Intergenerational Transmission of Wealth

This project investigates inequality in family wealth and its intergenerational consequences. Wealth – understood as the total sum of financial and real assets minus debts – is distributed much more unequally than other aspects of economic well-being1 and this inequality has grown substantially over the last decades2.

Wealth inequality in one generation also translates into inequality in opportunity for the next generation3. For instance, the relationship between families’ wealth and their children’s college attainment is strong and rapidly growing4, contributing to intergenerational stability in the wealth distribution5. The influence of family wealth also extends beyond two generations as grandparental wealth and even wealth in the extended family entails important advantages, in the United States and elsewhere5,6,7.

Finally, the U.S. wealth distribution is marked by very large racial gaps, reflecting both historical and ongoing processes of institutionalized discrimination8.

In ongoing work …

  • We seek to add empirical evidence to the idea that family wealth serves an important insurance function9: As a psychological safety net, it influences the decisions of families, such as the decision whether to enroll in college; as a real safety net it is activated when offspring face economic adversity, such as a spell of unemployment.
  • We underline the exceptionally high level of wealth inequality and concentration in the United States in comparison to other countries. We also reveal that a focus on wealth produces a much different international ranking of inequality than one based on income10.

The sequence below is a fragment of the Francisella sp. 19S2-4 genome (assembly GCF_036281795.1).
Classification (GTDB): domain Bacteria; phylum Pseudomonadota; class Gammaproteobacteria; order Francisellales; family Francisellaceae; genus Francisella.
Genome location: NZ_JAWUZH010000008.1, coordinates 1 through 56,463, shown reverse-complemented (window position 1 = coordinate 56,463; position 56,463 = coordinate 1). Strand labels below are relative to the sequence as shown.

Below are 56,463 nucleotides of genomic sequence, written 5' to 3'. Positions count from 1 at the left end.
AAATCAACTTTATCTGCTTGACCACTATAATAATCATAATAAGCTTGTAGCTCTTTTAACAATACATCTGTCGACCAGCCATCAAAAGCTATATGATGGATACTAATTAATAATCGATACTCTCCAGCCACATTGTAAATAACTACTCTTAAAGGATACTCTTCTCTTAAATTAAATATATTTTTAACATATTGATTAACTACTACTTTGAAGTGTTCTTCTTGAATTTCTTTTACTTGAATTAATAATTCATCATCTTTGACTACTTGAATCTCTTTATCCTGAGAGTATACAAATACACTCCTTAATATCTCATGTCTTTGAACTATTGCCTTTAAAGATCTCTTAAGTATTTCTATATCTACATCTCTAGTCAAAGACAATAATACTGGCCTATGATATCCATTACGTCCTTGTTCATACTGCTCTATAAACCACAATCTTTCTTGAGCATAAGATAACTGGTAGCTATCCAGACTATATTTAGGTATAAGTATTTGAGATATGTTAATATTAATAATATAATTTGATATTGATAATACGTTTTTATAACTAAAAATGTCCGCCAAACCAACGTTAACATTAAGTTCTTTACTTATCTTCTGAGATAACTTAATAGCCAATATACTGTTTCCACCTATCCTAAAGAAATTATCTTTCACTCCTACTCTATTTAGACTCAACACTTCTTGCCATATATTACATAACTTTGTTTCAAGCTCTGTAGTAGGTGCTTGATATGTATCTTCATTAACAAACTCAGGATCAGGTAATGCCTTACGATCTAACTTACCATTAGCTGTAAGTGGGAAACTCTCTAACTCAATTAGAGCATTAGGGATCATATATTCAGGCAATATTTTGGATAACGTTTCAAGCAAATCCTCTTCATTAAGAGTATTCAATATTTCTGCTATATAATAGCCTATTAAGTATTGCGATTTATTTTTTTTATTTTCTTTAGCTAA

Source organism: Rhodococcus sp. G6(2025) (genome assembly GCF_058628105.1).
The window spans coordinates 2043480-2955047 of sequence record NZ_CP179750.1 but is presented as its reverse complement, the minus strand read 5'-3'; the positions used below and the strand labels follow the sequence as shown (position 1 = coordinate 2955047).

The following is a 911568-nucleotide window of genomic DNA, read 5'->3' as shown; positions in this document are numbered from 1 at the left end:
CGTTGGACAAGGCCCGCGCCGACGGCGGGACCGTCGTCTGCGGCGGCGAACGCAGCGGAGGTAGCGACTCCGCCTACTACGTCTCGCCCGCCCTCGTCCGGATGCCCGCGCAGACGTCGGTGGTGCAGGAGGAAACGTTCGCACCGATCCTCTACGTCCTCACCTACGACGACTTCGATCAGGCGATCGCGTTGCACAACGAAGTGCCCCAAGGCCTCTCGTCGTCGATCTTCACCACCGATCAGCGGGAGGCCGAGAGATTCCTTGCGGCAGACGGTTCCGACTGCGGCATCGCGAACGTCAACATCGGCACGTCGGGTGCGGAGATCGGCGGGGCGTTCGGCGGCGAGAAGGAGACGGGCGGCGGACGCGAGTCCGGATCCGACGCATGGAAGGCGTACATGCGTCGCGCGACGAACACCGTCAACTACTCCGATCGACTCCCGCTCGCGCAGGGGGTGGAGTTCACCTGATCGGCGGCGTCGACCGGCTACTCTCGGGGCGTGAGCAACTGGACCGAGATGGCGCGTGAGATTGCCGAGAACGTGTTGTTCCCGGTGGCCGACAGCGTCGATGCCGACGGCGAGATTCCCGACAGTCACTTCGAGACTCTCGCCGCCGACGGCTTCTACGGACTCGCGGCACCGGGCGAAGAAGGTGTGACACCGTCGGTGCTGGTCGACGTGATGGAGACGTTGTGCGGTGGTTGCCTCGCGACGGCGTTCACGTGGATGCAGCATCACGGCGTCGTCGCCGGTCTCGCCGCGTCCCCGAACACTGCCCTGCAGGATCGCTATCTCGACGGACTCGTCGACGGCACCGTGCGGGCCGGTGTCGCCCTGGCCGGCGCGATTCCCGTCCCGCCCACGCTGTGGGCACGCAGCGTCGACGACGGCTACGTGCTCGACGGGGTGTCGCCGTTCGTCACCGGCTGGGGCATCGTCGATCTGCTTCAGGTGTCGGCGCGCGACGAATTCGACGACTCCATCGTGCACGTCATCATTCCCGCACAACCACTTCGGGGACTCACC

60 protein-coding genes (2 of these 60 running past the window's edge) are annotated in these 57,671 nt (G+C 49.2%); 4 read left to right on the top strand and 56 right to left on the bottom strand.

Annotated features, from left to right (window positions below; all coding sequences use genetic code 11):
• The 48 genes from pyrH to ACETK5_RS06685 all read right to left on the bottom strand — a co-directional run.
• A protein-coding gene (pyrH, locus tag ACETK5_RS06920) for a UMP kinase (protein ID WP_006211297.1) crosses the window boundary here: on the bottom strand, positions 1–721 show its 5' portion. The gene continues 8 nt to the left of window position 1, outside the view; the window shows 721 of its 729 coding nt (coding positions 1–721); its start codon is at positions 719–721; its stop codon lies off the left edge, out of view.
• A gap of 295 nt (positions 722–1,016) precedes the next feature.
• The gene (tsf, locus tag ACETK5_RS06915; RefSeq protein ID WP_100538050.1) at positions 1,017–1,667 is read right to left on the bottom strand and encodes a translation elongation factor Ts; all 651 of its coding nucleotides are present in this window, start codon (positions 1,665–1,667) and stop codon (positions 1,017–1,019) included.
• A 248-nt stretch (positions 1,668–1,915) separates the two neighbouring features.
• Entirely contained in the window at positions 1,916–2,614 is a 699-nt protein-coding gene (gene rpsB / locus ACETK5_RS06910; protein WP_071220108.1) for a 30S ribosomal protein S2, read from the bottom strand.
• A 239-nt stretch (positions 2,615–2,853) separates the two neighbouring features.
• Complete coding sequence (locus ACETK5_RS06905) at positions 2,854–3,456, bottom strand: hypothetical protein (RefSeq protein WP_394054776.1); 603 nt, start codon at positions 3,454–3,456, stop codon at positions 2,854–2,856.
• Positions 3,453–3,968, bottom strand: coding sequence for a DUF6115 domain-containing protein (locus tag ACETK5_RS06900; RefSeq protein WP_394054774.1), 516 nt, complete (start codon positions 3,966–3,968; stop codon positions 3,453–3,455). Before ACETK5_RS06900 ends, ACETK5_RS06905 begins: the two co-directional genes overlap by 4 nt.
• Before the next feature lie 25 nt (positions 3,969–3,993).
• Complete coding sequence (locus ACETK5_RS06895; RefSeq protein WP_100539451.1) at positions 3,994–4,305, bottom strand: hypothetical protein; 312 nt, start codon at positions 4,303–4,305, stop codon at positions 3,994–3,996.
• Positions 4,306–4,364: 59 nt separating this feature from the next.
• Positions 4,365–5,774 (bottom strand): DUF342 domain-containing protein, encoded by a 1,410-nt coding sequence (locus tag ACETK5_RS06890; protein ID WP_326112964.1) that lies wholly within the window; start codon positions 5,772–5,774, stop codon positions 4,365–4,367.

• We investigate wealth inequality in higher education and trace the long-term effects of changes in financial aid policy.
  • We are working on creating a new data infrastructure that provides the scientific community and public with measures of wealth inequality and intergenerational wealth mobility for the entire United States.
1. Killewald, Alexandra, Fabian T. Pfeffer, and Jared Schachner. 2017 “Wealth Inequality and Accumulation” Annual Review of Sociology 43: 379-404

2. Pfeffer, Fabian T., Sheldon H. Danziger, and Robert F. Schoeni. 2013. “Wealth Disparities Before and After the Great Recession”. Annals of the American Academy of Political and Social Science 650(1): 98-123

3. Pfeffer, Fabian T. and Robert Schoeni. 2016. “How Wealth Inequality Shapes our Future”. RSF: The Russell Sage Foundation Journal of the Social Sciences 2(6): 2-22

4. Pfeffer, Fabian T. 2018. “Growing Wealth Gaps in Education” Demography 55(3):1033-1068

5. Pfeffer, Fabian T. and Alexandra Killewald. 2018. “Generations of Advantage. Multigenerational Correlations in Wealth” Social Forces 96(4): 1411-1442.

6. Hällsten, Martin and Fabian T. Pfeffer. 2017. “Grand Advantage. Family Wealth and Grandchildren’s Educational Achievement in Sweden” American Sociological Review 82(2): 328-360

7. Prix, Irene and Fabian T. Pfeffer. 2017. “Does Donald need Uncle Scrooge? Extended family’s wealth and children’s educational attainment in the United States”. In: Erola, Jani and Elina Kilpi-Jakonen (eds.). Social Inequality Across Generations. The Role of Compensation and Multiplication in Resource Accumulation. Cheltenham: Edward Elgar: 112-135

8. Pfeffer, Fabian T. and Alexandra Killewald. 2019. “Intergenerational Wealth Mobility and Racial Inequality” Socius 5:1-2

9. Pfeffer, Fabian T. 2011. “Status Attainment and Wealth in the United States and Germany”. Pp. 109-137 in Smeeding, Timothy, Robert Erikson, and Markus Jäntti (eds.). Persistence, Privilege, and Parenting. The Comparative Study of Intergenerational Mobility. New York: Russell Sage Foundation

10. Pfeffer, Fabian T. and Nora Waitkus (2019). The Wealth Inequality of Nations” The Inequality Lab Discussion Paper 2019-2.

CID Team Members:

Elizabeth Burland
Dylan Nelson
Fabian Pfeffer
Richard Rodems
Brittany Vasquez

Other Collaborators:

Sheldon Danziger
Martin Ehlert
Matthew Gross
Martin Hällsten
Alexandra Killewald
Irene Prix
Jared Schachner
Robert Schoeni
Andreja Siliunas
Nora Waitkus

Research Areas:
Wealth & Opportunity